The law relating to homophobic, biphobic and transphobic harassment
Homophobic harassment is never acceptable and it is often unlawful. Here you will find information about your rights and the relevant laws.
You have a number of rights under Victorian and federal law which protect you from discrimination and harassment as a result of your sexual orientation or gender identity. The sources of your rights include the Equal Opportunity Act 2010 (Vic) and the Fair Work Act 2009 (Cth).
For contacts where you can get further information regarding your rights, Find Support.
It is against the law for someone to discriminate against you – to treat you unfavourably because of specific characteristics that you have – when that discrimination occurs in a protected area of public life.
It is against the law for someone to discriminate against you on the basis of your perceived or actual gender identity, sexual orientation or lawful sexual activity when that discrimination occurs in a protected area of public life.
The law also prohibits someone from requesting, authorising, encouraging, or assisting others to engage in discrimination. For example, if your sport team captain excludes you from a sport due to their perception of your sexual orientation, and the sport supervisor witnesses this but does not object to it, then the sport supervisor’s failure to act can be implied authorisation for the sport team captain to discriminate against you on the basis of your sexual orientation. If you wish to complain about this conduct, then you can bring a dispute to the VEOHRC or make an application to the Tribunal against either the sport team captain, the sport supervisor, or both of them.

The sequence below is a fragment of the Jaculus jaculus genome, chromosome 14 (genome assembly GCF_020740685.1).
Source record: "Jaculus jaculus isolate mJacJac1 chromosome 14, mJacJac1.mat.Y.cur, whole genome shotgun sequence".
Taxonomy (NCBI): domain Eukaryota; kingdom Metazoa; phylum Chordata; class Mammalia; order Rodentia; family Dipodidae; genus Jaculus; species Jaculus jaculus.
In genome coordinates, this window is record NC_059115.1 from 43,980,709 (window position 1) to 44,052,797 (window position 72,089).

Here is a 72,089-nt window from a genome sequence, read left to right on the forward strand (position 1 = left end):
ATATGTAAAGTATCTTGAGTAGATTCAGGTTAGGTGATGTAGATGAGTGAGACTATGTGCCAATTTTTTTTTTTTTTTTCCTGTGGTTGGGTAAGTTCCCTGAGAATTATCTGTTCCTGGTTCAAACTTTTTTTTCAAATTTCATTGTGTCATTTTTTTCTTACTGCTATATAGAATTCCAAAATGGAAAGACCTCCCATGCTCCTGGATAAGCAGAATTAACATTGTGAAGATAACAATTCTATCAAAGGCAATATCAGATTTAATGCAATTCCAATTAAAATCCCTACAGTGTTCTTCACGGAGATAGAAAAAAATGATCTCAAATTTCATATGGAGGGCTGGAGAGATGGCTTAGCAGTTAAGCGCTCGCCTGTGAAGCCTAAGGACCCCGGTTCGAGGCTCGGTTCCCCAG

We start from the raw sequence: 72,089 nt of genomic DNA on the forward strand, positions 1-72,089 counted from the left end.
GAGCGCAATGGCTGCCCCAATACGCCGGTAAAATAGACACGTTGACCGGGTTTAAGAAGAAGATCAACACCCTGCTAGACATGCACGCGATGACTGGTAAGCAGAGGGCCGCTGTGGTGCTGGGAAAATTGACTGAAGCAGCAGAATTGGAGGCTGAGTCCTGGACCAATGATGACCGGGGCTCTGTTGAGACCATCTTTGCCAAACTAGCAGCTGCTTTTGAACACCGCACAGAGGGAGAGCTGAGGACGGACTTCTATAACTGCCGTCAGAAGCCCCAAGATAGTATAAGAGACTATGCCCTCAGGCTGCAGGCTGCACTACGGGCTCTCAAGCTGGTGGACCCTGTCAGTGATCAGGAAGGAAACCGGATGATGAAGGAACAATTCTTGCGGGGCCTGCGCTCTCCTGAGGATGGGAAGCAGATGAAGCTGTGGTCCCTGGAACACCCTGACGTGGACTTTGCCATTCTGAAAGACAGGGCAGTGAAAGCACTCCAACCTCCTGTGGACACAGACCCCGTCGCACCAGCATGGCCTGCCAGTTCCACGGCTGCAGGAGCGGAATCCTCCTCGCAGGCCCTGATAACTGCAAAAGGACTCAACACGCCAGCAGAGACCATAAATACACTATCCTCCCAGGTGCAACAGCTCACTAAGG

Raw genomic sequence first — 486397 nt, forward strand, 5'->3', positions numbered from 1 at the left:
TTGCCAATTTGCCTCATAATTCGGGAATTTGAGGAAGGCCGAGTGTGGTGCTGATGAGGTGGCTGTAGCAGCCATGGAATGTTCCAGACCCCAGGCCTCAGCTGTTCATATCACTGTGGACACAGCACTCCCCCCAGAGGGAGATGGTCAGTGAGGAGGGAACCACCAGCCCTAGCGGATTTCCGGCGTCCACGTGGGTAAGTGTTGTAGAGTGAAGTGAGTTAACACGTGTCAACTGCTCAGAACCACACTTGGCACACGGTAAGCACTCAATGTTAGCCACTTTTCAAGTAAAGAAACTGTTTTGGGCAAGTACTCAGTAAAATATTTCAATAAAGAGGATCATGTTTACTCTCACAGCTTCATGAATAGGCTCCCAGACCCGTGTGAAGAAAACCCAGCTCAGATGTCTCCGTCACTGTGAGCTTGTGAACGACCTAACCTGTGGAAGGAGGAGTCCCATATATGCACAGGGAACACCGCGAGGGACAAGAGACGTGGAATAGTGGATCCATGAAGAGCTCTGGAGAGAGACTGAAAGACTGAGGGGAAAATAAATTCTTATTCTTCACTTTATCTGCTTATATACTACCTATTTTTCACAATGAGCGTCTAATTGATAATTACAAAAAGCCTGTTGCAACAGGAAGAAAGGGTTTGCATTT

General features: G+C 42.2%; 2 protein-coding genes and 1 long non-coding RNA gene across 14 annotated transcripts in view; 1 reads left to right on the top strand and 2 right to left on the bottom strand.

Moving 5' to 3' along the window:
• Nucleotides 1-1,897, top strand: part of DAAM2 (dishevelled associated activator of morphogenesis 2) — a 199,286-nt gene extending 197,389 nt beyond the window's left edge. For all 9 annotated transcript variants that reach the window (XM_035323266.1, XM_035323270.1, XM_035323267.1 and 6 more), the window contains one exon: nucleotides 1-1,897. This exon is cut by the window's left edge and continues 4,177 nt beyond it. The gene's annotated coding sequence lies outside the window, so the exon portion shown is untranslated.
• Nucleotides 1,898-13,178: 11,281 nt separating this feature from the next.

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It is possible for a person to be discriminated against because of a combination of characteristics. For example, a lesbian may be treated unfairly or harassed because she is a woman and also because of her sexual orientation.
General religious exceptions
Religious bodies and religious schools are able to discriminate against you in certain circumstances.
Religious schools and other religious bodies can set rules that may exclude people on the basis of sexual orientation, lawful sexual activity and gender identity when they do so in order to conform with the doctrines, beliefs or principles of the religion or when it is reasonably necessary to avoid injury to the religious sensitivities of adherents of the religion. For example, a Catholic school may require a religious instruction teacher to hold Catholic beliefs.
The term ‘reasonably necessary’ requires an objective assessment of whether the discrimination is necessary.
However, religious bodies and religious schools are not able to discriminate against you if you are associated with someone who is Gay, Lesbian, Bisexual, Transgender, Intersex or Queer.
In addition, a person with religious beliefs is permitted to discriminate against you due to your gender identity, sexual orientation or lawful sexual activity if that discrimination is reasonably necessary for that person to comply with the doctrines, beliefs or principles of their religion. What constitutes the doctrines, beliefs or principles is likely to be interpreted strictly.
Schools, colleges and other educational authorities may set and enforce reasonable standards of dress, appearance and behaviour for students. For example, a school may require its students to wear its prescribed girls and boys uniform despite the gender identity of its students, although it will depend on the circumstances whether these standards are considered reasonable.
Discrimination in employment will not be against the law in certain circumstances, for example:
If you feel that you have been discriminated against at work, or if you feel that you have been victimised at work, you can also make a complaint to the Fair Work Ombudsman. The Fair Work Ombudsman encourages you to have first brought up the issue with your employer.
If you are suffering discrimination or harassment at work, you can contact the Fair Work Ombudsman.